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3_Tiffany_Lee_ForDiscorder_May2016

In Good Humour

Amy Shostak

author
Evan Brow
photography
Tiffany Lee
illustration
Ewan Thompson

Comedy has always been subversive. We associate it with spontaneity, with a grunge-like resilience, and with ramshackle rooms that somehow always smell “off.” However, few think of the directors, the writers, the organizers who pour hours and hours into their work and think, “This can be better. This can be great. If we all put the work in, everyone will look like a star.” In Edmonton, Amy Shostak was that person. As the Artistic Director of Rapid Fire Theatre, Edmonton’s longest-running improv theatre, Shostak did it all: programming shows, festivals, casting, finding corporate gigs, developing workshop opportunities, marketing, and expanding the company’s festival roster from two festivals to four. In 2015, Shostak decided to leave the position. January 1st, 2016 (coincidentally, her birthday), Shostak moved to Vancouver, drawn by its expansive improv scene.

Amy Shostak || Illustration by Ewan Thompson for Discorder Magazine
Amy Shostak || Illustration by Ewan Thompson for Discorder Magazine

Shostak was born and raised in Edmonton. Attending Eastglen High School, she constantly went and saw the improvised soap opera Die Nasty on Monday nights and Rapid Fire Theatre’s Theatresports on Friday nights. Her love of theatre and improv fostered at the same time, leading her to the University of Alberta, graduating in 2002 with a Drama major and Art History minor.

Amy Shostak || Illustration by Ewan Thompson for Discorder Magazine
Amy Shostak || Illustration by Ewan Thompson for Discorder Magazine

“I didn’t realize until later that my family was more artistic,” says Shostak. “My mom worked at a bank for a number of years, but by night she was a musician. My dad was in scenic carpentry, so he would build sets for the opera or displays at the museum. We’d always get to go with him to these cool events. But at the time, it wasn’t on my radar. So I was rebelling. I’d think, ‘I’m going into drama because my parents don’t want me to.’ But I think I was more influenced by them than I thought.”

In the summer between high school and university, Shostak joined Rapid Fire Theatre’s junior cast. During the next seven years, Shostak worked, graduated, thought about a career as a museum curator, became Rapid Fire’s Associate Artistic Director, but ultimately didn’t know what the future would hold. She never thought she would become Artistic Director. It seemed too daunting. But when Kevin Gillese stepped down, Shostak applied for the position and threw herself at the challenge, becoming Artistic Director in 2010. As a disciplined improviser, an ambitious organizer, and an improv theory connoisseur, Shostak defined her vision for Rapid Fire’s future.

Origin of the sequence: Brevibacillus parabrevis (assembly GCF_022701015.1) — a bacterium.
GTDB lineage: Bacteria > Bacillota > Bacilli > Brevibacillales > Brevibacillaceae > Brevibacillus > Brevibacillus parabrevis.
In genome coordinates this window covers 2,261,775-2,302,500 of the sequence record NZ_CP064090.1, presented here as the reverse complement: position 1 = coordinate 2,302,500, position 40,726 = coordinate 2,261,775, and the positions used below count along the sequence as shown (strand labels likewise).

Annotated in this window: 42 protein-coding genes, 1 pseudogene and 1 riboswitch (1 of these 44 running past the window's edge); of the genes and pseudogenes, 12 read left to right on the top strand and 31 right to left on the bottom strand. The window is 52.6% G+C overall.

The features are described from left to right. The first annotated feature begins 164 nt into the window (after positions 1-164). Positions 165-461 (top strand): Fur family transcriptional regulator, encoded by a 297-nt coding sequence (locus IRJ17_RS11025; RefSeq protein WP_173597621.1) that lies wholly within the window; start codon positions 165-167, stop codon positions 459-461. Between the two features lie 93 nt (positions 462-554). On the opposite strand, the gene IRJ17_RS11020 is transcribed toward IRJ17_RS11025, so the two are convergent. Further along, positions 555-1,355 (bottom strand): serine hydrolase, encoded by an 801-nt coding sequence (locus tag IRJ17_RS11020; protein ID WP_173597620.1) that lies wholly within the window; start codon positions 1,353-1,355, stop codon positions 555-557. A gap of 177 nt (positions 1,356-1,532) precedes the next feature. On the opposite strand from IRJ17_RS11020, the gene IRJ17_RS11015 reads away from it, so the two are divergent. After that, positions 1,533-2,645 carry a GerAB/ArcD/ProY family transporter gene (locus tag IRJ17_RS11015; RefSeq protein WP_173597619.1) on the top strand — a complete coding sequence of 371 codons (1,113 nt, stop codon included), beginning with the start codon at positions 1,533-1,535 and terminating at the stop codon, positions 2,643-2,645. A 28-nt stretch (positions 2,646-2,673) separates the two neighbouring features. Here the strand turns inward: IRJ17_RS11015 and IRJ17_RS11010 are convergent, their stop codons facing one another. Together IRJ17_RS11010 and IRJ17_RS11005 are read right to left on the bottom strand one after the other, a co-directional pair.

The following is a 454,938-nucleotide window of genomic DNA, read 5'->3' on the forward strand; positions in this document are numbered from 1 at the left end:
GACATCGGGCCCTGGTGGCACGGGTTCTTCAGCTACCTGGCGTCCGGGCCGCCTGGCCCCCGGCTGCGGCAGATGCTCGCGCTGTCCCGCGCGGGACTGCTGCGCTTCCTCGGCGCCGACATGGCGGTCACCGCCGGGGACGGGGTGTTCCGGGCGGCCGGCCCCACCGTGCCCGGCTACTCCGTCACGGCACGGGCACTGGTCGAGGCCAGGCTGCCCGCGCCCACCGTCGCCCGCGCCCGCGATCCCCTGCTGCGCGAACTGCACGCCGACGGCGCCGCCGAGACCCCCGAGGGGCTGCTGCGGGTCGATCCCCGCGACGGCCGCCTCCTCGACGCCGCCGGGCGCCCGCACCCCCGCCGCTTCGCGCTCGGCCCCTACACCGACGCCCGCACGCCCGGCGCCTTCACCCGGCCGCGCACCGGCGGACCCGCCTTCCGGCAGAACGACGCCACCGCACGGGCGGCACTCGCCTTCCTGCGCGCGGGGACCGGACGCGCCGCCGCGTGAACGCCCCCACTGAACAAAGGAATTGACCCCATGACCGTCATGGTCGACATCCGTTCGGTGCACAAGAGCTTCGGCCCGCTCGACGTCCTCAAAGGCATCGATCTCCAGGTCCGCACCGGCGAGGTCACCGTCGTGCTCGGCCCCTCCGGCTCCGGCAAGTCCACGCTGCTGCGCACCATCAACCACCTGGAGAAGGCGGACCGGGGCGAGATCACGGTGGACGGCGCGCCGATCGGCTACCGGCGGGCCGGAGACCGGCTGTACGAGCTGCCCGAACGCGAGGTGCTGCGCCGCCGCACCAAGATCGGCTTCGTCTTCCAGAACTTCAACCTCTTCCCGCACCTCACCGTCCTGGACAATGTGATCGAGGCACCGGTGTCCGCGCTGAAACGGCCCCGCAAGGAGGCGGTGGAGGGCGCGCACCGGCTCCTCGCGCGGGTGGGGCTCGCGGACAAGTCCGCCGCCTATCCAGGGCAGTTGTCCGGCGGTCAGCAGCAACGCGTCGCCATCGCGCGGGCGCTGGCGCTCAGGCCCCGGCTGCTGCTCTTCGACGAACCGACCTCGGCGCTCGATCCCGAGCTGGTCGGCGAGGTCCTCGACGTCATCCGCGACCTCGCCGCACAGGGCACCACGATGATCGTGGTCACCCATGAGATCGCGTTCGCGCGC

Amy Shostak || Illustration by Ewan Thompson for Discorder Magazine
Amy Shostak || Illustration by Ewan Thompson for Discorder Magazine

“I wanted to focus on communication between players,” says Shostak. “I felt there was a big divide. The senior players had certain things they wouldn’t do. For example, they wouldn’t clean up after shows or they’d go to the bar for the first half of the show while the junior players were onstage. Things like that impacted people socially offstage and as well onstage. Getting the group feeling more like an ensemble was the goal. Additionally, one of the things we started doing was having face-to-face meetings with performers twice a year, which didn’t happen before … Even when you’re asking someone to leave an ensemble, it’s so much easier if you have a face-to-face meeting with them.”


Shostak, on her most played improv characters:

“I generally always play a British person. It’s a pitfall I have. I think improvisers have a well of characters they always play. Ideally you always want to expand that, so eventually you have 30 characters you can play, but I know that my first one is an innocent child and my second is a British woman.”


Amy Shostak || Photography by Tiffany Lee for Discorder Magazine
Amy Shostak || Photography by Tiffany Lee for Discorder Magazine

Shostak wanted to keep the position until the company completed its goal to purchase a theatre. But when that goal was pushed several years, Shostak decided her time was up. With love, passion and wanderlust, Shostak stepped down and left her hometown. Currently, she has been guesting on local shows, teaching sporadic Instant Theatre workshops, and preparing to begin a Dialogue and Civic Engagement Certificate at Simon Fraser University. While somewhat burnt out in an administrative capacity, Shostak has always been driven by improv, seeking to establish herself as a professional improviser and improv teacher. Wishing to join or create a rigorously rehearsed ten-person improv troupe, Shostak is as hungry as ever for artistic craftsmanship.

Amy Shostak || Illustration by Ewan Thompson for Discorder Magazine
Amy Shostak || Illustration by Ewan Thompson for Discorder Magazine

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Amy Shostak can be found at amyshostak.ca. She regularly performs with the Vancouver TheatreSports League and often teaches workshops with Instant Theatre.